HIAWATHA, Iowa- The Linn County community of Hiawatha has worked on plans to create a town center or “heart of the city” for years. But some of the zoning changes put in place to start the process may be impacting some property owners in a negative way.
The Town Center area of Hiawatha is close to the city hall and eventually calls for an intersection realignment. But several property owners on North Center Point Road now complain zoning changes made as part of the redevelopment plan are interfering with their business.
Bill Bennett, who owns a storage business and an empty building that once housed a small ag equipment company, has several issues with the new zoning.
For one, he disagrees with the city’s decision to erect a stone wall when Center Point Road was widened because he says it makes his business area less visible from the roadway. But Bennett’s biggest gripe, by far, is a 12,000 square foot building that has sat empty since the last tenant left in January. He says he’s had some interest from prospective renters. But he keeps hearing that there are worries about what Hiawatha’s zoning rules will allow a business to do.
“The problem with the new zoning is I can’t really tell the people if manufacturing can go in there,” Bennett said.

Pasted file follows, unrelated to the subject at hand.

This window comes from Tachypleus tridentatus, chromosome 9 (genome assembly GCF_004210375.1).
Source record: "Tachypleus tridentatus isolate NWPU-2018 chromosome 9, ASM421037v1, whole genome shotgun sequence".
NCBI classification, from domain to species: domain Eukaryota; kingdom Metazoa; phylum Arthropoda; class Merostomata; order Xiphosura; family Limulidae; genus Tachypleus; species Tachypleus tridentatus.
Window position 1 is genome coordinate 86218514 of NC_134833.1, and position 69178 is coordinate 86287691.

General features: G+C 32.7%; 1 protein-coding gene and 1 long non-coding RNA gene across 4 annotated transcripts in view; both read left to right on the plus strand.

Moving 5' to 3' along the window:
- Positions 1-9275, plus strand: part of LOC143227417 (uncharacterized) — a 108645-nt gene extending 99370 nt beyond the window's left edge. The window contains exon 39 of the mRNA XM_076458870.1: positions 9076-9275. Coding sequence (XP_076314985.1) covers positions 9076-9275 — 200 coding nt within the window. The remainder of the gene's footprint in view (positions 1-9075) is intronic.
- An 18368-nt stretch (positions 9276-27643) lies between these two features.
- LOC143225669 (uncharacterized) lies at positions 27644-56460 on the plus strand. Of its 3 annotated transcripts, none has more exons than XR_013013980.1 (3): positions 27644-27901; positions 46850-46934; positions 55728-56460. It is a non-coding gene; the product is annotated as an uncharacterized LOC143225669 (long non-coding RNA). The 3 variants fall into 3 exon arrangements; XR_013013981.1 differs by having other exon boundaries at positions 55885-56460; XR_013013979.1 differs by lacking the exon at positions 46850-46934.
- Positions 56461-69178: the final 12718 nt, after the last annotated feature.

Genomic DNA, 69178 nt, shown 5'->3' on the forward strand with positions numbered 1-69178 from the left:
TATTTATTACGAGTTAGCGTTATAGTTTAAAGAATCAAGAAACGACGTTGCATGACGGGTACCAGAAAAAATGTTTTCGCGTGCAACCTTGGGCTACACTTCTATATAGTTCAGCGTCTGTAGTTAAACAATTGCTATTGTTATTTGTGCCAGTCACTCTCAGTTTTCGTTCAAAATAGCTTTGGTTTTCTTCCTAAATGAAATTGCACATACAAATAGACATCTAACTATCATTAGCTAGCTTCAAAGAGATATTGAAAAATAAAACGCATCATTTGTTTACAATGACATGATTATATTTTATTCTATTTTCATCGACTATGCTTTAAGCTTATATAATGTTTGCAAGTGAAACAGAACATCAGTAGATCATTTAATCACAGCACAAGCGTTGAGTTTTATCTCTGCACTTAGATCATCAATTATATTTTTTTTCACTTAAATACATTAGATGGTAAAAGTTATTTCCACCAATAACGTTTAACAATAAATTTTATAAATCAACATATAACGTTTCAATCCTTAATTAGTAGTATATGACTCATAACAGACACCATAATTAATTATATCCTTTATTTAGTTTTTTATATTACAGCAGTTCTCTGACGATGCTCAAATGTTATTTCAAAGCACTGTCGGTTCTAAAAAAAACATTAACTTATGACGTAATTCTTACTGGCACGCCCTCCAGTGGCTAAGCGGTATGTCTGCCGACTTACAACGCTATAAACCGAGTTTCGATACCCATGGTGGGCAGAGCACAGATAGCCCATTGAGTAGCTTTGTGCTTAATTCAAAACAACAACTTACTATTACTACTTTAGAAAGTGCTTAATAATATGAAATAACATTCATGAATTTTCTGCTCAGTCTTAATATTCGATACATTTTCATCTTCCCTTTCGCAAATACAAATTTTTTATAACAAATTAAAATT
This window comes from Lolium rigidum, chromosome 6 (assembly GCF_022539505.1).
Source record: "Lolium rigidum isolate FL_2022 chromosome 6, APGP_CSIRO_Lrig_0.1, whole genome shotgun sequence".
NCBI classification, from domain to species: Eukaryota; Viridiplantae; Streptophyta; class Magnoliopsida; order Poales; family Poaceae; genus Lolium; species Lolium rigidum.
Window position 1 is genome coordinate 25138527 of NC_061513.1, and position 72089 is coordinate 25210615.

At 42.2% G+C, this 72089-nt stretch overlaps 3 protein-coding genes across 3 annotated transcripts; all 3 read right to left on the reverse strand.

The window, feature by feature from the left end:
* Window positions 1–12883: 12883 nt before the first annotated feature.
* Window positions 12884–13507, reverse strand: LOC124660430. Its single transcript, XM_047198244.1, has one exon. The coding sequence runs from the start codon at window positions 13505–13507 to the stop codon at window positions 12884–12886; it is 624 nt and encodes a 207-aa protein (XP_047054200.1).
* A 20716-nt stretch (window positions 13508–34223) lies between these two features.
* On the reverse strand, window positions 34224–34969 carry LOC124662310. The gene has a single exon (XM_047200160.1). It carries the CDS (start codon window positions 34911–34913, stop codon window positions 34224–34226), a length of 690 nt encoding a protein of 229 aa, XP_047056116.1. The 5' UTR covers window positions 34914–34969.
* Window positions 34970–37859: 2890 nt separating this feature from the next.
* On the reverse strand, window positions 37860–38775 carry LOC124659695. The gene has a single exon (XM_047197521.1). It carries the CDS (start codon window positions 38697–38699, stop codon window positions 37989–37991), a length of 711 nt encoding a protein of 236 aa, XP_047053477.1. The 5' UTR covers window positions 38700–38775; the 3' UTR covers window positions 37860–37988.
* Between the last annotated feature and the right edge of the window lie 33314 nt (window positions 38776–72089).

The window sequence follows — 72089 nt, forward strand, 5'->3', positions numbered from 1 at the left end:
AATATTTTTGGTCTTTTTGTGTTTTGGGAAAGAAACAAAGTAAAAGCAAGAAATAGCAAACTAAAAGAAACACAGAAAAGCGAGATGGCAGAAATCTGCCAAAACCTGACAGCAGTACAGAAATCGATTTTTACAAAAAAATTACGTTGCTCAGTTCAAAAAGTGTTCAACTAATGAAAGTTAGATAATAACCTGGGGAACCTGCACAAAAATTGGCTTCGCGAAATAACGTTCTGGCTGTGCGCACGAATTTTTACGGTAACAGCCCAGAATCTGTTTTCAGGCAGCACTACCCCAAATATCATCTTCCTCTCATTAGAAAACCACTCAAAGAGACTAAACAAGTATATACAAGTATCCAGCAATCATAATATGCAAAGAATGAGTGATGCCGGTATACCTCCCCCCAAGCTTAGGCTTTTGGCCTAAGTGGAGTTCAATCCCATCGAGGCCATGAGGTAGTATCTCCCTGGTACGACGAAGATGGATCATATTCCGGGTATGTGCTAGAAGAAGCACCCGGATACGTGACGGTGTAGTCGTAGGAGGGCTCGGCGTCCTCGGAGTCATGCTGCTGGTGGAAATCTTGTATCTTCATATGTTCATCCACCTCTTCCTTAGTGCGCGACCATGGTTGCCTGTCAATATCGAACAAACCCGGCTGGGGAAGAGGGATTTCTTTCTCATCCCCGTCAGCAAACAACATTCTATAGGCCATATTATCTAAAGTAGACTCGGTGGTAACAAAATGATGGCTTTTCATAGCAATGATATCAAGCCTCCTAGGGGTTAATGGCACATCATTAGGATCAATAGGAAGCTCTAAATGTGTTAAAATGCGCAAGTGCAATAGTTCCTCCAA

Bennett said his building rented for $9,000 a month and the longer it sits empty the more it hurts.
Randy Boyle had a different, but related, problem with zoning rules in Hiawatha that changed as the push began for town center development.
Boyle had a contract to buy a small, empty building on Robins Road that once housed a bingo supply business. He planned to move his wife’s silk screen printing business from Alburnett. But Boyle and the city disagreed if the current zoning allow that type of use. He lost the argument and walked away from the deal in frustration.
“There are existing buildings that must be maintained and people want to use. So until someone comes along and wants to spend the large dollars for redevelopment I think the current users ought to be protected,” Boyle said.
Hiawatha Mayor Tom Theis expressed surprise at the complaints from small business owners about the impact of the zoning changes saying “we aren’t putting anybody out of anything.” Theis also dismissed claims that the city council was favoring big businesses with zoning change approvals while ignoring the needs of small owners.
At least one group of business owners had complained about the zoning changes before. Last August, tattoo parlor owners protested the exclusion of that type of business from buildings in the town center zoning districts. The city council eventually agreed tattoo parlors could locate in the areas.
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